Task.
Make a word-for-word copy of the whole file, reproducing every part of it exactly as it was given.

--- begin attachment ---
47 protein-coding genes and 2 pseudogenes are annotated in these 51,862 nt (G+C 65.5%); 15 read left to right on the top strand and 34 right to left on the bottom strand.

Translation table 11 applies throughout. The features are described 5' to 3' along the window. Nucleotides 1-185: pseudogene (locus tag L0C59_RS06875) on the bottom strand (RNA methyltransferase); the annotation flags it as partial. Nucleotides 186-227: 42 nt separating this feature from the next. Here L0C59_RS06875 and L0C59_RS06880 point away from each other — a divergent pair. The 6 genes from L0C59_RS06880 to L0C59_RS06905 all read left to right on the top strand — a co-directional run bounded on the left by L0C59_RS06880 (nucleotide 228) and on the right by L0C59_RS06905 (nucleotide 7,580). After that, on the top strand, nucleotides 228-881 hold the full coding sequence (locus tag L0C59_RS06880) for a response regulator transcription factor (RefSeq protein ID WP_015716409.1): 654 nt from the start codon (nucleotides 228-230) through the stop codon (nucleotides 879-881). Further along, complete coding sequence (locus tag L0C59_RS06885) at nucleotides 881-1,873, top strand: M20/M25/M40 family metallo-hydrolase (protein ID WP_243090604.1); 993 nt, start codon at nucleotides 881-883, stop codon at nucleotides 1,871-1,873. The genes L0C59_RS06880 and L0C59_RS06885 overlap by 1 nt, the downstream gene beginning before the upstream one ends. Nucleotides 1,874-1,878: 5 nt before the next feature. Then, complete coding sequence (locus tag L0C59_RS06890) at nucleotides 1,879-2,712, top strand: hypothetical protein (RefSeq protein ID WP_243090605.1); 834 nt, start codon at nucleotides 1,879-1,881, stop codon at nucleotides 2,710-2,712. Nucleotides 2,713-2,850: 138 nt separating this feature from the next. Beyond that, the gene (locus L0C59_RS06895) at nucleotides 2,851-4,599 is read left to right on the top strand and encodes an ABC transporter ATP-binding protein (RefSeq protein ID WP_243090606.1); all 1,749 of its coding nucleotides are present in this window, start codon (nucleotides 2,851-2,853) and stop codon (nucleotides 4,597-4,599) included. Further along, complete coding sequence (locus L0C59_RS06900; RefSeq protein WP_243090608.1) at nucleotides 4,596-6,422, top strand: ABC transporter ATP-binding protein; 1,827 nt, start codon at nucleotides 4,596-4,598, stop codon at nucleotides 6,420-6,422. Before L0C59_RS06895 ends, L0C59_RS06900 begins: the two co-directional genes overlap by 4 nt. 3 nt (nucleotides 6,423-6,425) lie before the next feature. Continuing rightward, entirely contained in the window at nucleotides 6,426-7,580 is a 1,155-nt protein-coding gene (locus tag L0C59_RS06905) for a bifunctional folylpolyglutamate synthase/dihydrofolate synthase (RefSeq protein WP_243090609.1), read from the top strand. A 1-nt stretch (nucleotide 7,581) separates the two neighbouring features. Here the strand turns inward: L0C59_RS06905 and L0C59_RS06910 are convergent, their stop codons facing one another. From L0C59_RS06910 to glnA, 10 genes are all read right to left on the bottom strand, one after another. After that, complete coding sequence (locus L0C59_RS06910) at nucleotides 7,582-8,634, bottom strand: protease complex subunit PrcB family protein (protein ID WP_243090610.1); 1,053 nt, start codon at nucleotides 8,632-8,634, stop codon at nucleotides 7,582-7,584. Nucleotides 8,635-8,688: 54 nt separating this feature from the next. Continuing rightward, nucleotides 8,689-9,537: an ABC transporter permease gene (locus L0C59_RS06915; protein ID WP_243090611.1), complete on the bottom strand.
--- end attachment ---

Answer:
47 protein-coding genes and 2 pseudogenes are annotated in these 51,862 nt (G+C 65.5%); 15 read left to right on the top strand and 34 right to left on the bottom strand.

Translation table 11 applies throughout. The features are described 5' to 3' along the window. Nucleotides 1-185: pseudogene (locus tag L0C59_RS06875) on the bottom strand (RNA methyltransferase); the annotation flags it as partial. Nucleotides 186-227: 42 nt separating this feature from the next. Here L0C59_RS06875 and L0C59_RS06880 point away from each other — a divergent pair. The 6 genes from L0C59_RS06880 to L0C59_RS06905 all read left to right on the top strand — a co-directional run bounded on the left by L0C59_RS06880 (nucleotide 228) and on the right by L0C59_RS06905 (nucleotide 7,580). After that, on the top strand, nucleotides 228-881 hold the full coding sequence (locus tag L0C59_RS06880) for a response regulator transcription factor (RefSeq protein ID WP_015716409.1): 654 nt from the start codon (nucleotides 228-230) through the stop codon (nucleotides 879-881). Further along, complete coding sequence (locus tag L0C59_RS06885) at nucleotides 881-1,873, top strand: M20/M25/M40 family metallo-hydrolase (protein ID WP_243090604.1); 993 nt, start codon at nucleotides 881-883, stop codon at nucleotides 1,871-1,873. The genes L0C59_RS06880 and L0C59_RS06885 overlap by 1 nt, the downstream gene beginning before the upstream one ends. Nucleotides 1,874-1,878: 5 nt before the next feature. Then, complete coding sequence (locus tag L0C59_RS06890) at nucleotides 1,879-2,712, top strand: hypothetical protein (RefSeq protein ID WP_243090605.1); 834 nt, start codon at nucleotides 1,879-1,881, stop codon at nucleotides 2,710-2,712. Nucleotides 2,713-2,850: 138 nt separating this feature from the next. Beyond that, the gene (locus L0C59_RS06895) at nucleotides 2,851-4,599 is read left to right on the top strand and encodes an ABC transporter ATP-binding protein (RefSeq protein ID WP_243090606.1); all 1,749 of its coding nucleotides are present in this window, start codon (nucleotides 2,851-2,853) and stop codon (nucleotides 4,597-4,599) included. Further along, complete coding sequence (locus L0C59_RS06900; RefSeq protein WP_243090608.1) at nucleotides 4,596-6,422, top strand: ABC transporter ATP-binding protein; 1,827 nt, start codon at nucleotides 4,596-4,598, stop codon at nucleotides 6,420-6,422. Before L0C59_RS06895 ends, L0C59_RS06900 begins: the two co-directional genes overlap by 4 nt. 3 nt (nucleotides 6,423-6,425) lie before the next feature. Continuing rightward, entirely contained in the window at nucleotides 6,426-7,580 is a 1,155-nt protein-coding gene (locus tag L0C59_RS06905) for a bifunctional folylpolyglutamate synthase/dihydrofolate synthase (RefSeq protein WP_243090609.1), read from the top strand. A 1-nt stretch (nucleotide 7,581) separates the two neighbouring features. Here the strand turns inward: L0C59_RS06905 and L0C59_RS06910 are convergent, their stop codons facing one another. From L0C59_RS06910 to glnA, 10 genes are all read right to left on the bottom strand, one after another. After that, complete coding sequence (locus L0C59_RS06910) at nucleotides 7,582-8,634, bottom strand: protease complex subunit PrcB family protein (protein ID WP_243090610.1); 1,053 nt, start codon at nucleotides 8,632-8,634, stop codon at nucleotides 7,582-7,584. Nucleotides 8,635-8,688: 54 nt separating this feature from the next. Continuing rightward, nucleotides 8,689-9,537: an ABC transporter permease gene (locus L0C59_RS06915; protein ID WP_243090611.1), complete on the bottom strand.